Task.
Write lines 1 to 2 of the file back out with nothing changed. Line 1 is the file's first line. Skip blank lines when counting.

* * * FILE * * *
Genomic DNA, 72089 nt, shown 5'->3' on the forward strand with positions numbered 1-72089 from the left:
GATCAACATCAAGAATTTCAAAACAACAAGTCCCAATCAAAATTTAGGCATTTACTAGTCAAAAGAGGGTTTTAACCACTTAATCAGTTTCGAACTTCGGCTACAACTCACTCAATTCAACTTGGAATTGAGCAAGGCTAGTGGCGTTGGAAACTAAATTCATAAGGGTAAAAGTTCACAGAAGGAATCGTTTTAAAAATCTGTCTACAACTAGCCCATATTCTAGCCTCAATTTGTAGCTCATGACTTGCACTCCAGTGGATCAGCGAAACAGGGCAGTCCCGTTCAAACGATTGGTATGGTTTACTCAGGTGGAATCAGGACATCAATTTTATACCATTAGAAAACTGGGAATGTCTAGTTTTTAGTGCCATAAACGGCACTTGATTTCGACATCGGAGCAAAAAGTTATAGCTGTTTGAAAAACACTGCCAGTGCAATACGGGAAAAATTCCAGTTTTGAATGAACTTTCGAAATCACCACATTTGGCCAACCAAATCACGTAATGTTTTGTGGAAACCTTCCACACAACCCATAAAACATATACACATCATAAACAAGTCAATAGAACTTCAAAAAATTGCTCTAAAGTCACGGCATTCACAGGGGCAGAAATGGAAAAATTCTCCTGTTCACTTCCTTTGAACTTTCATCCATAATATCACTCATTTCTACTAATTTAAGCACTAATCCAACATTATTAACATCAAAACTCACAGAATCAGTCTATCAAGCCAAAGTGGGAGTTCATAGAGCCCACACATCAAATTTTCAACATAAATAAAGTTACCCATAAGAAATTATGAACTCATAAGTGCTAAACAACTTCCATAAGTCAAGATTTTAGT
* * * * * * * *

Genomic DNA, 72089 nt, shown 5'->3' on the forward strand with positions numbered 1-72089 from the left:
GATCAACATCAAGAATTTCAAAACAACAAGTCCCAATCAAAATTTAGGCATTTACTAGTCAAAAGAGGGTTTTAACCACTTAATCAGTTTCGAACTTCGGCTACAACTCACTCAATTCAACTTGGAATTGAGCAAGGCTAGTGGCGTTGGAAACTAAATTCATAAGGGTAAAAGTTCACAGAAGGAATCGTTTTAAAAATCTGTCTACAACTAGCCCATATTCTAGCCTCAATTTGTAGCTCATGACTTGCACTCCAGTGGATCAGCGAAACAGGGCAGTCCCGTTCAAACGATTGGTATGGTTTACTCAGGTGGAATCAGGACATCAATTTTATACCATTAGAAAACTGGGAATGTCTAGTTTTTAGTGCCATAAACGGCACTTGATTTCGACATCGGAGCAAAAAGTTATAGCTGTTTGAAAAACACTGCCAGTGCAATACGGGAAAAATTCCAGTTTTGAATGAACTTTCGAAATCACCACATTTGGCCAACCAAATCACGTAATGTTTTGTGGAAACCTTCCACACAACCCATAAAACATATACACATCATAAACAAGTCAATAGAACTTCAAAAAATTGCTCTAAAGTCACGGCATTCACAGGGGCAGAAATGGAAAAATTCTCCTGTTCACTTCCTTTGAACTTTCATCCATAATATCACTCATTTCTACTAATTTAAGCACTAATCCAACATTATTAACATCAAAACTCACAGAATCAGTCTATCAAGCCAAAGTGGGAGTTCATAGAGCCCACACATCAAATTTTCAACATAAATAAAGTTACCCATAAGAAATTATGAACTCATAAGTGCTAAACAACTTCCATAAGTCAAGATTTTAGT